Davis comes from a business background, and expects the people who approach Portable Farms to do so as business people.
“Here’s what we learned very early,” he says. “We said we’d like to end poverty and feed the world. We were sort of pie in the sky. It’s a nice thing to go for. Here’s the problem: we almost went out of business twice trying to help people out because the people who want the information don’t want to pay for it…We’ve had over 100 NGOs approach us and say, ‘let’s take the technology to Haiti.’ Okay, you write us a check for 1.7 million dollars.”
To ensure that it stays in business, Portable Farms is also very careful about screening its clientele. Davis explains that clients must either be a construction company or have a long-term relationship with one. For example, Portable Farms’ first international technology license was sold in Botswana, Africa, to a major construction company that had been searching for more than two years for the perfect aquaponics system to bring to their country. After extensive research, the company approached Portable Farms and requested to become the premier license holder for Botswana to fulfill their plans to sell fish and vegetables to local markets near each installation site.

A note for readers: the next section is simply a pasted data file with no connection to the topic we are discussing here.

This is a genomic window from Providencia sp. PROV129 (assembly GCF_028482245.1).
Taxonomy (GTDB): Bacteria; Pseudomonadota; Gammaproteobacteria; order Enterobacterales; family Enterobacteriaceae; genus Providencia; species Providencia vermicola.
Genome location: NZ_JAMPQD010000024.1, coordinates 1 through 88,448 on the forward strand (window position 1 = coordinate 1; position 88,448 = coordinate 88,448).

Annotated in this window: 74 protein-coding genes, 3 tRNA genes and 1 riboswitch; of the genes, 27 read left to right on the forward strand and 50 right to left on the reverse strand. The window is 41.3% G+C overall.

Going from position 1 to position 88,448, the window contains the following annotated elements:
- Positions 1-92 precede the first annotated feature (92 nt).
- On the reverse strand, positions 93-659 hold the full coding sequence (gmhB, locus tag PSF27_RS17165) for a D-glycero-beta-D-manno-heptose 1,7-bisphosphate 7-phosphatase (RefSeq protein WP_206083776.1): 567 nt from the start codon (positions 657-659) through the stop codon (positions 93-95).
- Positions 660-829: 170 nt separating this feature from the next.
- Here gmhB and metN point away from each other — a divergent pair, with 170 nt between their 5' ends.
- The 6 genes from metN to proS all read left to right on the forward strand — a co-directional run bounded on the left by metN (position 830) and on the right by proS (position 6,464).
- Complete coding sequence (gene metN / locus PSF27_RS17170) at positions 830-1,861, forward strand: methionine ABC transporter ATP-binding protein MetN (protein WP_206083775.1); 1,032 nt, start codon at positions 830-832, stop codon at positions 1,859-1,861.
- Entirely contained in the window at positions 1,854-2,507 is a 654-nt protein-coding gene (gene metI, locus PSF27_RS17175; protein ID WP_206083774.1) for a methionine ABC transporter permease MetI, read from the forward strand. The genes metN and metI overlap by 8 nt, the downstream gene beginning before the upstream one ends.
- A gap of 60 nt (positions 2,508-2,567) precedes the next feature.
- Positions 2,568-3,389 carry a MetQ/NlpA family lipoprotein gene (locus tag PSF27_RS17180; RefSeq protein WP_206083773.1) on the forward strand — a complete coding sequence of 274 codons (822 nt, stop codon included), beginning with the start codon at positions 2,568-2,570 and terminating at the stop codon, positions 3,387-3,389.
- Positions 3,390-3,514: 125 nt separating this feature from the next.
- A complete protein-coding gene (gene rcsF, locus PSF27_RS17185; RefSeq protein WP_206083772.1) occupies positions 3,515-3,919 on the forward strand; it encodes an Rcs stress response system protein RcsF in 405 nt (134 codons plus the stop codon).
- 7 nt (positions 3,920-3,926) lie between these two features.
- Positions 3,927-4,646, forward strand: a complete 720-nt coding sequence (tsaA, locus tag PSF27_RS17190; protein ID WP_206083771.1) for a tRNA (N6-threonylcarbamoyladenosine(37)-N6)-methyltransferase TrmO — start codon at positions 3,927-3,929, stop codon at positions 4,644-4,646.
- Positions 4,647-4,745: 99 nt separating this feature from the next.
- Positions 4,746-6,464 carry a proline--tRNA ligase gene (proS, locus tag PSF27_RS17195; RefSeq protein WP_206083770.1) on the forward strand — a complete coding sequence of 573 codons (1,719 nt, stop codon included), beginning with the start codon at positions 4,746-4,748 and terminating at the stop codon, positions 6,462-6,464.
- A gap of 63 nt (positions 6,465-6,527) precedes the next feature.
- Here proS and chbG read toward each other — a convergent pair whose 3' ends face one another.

“We want people to succeed,” explains Davis. “If you’re not going to succeed, we’re not going to take your time. If there’s a good chance you’ll succeed, let’s move forward.”
It’s no surprise, then, that there’s been a flurry of investor interest in Portable Farms, especially in the last couple of months. Davis says that in the last five or six weeks, they’ve been approached by a number of investors who want to be involved. According to Portable Farms’ website, the smallest investment for a commercial installation is in excess of $100,000.
Swimming with the Big Fish
Portable Farms’ current largest market is Africa, where they’re getting more requests than everywhere else combined. As Davis puts it, “We could work in Africa for the next 10 years and barely keep up.” More and more requests are also coming in from India, the Middle East and Eastern Europe, and Portable Farms is pretty much at capacity.
“We sell a license a month, that’s about all we can handle at the moment,” says Davis. “If it gets above that, we have to change the structure of the company itself.” He says that they’re prepared to do so when it becomes necessary.
As for his own role in the company, the 65-year-old only plans to stay with the business for as long as he continues to enjoy it. “In five or six years I’d like to sell the company. I’m 65 years old. I’d perhaps like to think about retiring,” he says. “But I’m still having fun.”